Agha Shahid Ali

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Agha Shahid Ali was born into a very highly educated, multilingual, and liberal Muslim family. In his introduction to The Rebel’s Silhouette, he recounts how his paternal grandmother quoted John Milton, William Shakespeare, John Keats, and Thomas Hardy in English; Hafiz and Jall al-Dn Rm in Persian; Faiz in Urdu; and Habba Khatun, Mahjoor, and Zinda Kaul in Kashmiri. While he was growing up, his immediate family lived in New Delhi, India; Srinagar, Kashmir; and Muncie, Indiana, where his parents (Agha Ashraf Ali and Sufia Agha Ashraf Ali) both completed their doctorates in 1964. English, Urdu, and Kashmiri were all spoken in his home. Ali considered English to be his first language (it was the only language in which he wrote) and Urdu to be his mother tongue.

As a child, Ali was educated in Roman Catholic schools, but he attended an American high school while his parents were in graduate school. Ali earned several degrees: a B.A. from the University of Kashmir (1968), an M.A. from the University of Delhi (1970), an M.A. (1981) and a Ph.D. (1984) from Pennsylvania State University, and an M.F.A. from the University of Arizona (1985).

Ali lectured at the University of Delhi from 1970 to 1975 before moving to the United States to teach, study, and write. At Pennsylvania State University, he served as an instructor from 1976 to 1983, and at the University of Arizona, he worked as a graduate assistant from 1983 to 1985. Ali became the communications editor in the marketing department of the JNC Companies from 1985 to 1987 in Tucson, Arizona.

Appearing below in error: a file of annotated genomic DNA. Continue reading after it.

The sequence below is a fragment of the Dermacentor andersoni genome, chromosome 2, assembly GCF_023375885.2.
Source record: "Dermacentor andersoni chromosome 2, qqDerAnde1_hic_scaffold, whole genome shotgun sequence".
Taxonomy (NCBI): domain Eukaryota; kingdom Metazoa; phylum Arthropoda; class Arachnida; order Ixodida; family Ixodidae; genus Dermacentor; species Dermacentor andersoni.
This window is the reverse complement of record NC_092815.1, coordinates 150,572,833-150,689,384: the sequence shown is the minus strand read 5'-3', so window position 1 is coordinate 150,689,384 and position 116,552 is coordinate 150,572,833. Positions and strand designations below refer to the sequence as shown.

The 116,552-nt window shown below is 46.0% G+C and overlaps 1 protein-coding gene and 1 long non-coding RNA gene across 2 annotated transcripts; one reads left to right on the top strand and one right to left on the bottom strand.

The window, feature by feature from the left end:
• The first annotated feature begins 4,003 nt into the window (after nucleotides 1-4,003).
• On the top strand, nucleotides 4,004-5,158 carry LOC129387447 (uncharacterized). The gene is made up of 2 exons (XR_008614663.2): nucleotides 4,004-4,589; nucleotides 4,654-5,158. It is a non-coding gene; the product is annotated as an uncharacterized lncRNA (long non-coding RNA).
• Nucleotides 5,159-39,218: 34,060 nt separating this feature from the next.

Ali was assistant professor of English and creative writing at Hamilton College from 1987 to 1993. Subsequently, he became an associate professor of English and director of the master of fine arts in creative writing program at the University of Massachusetts in Amherst. Ali also taught in the master of fine arts and doctoral programs at the University of Utah and the master of fine arts program at Warren Wilson College. He attained full professorship at the University of Utah in 1999. He held visiting appointments as professor or writer-in-residence at Princeton University, New York University, and the State University of New York, Binghamton.

Ali visited his parents in the summers in Srinagar, Kashmir, where they remained even after all their children had moved to the United States. However, Ali’s mother, accompanied by his father, came to the United States for brain cancer treatment in 1996. She died in 1997. Ali also died of brain cancer four years later.

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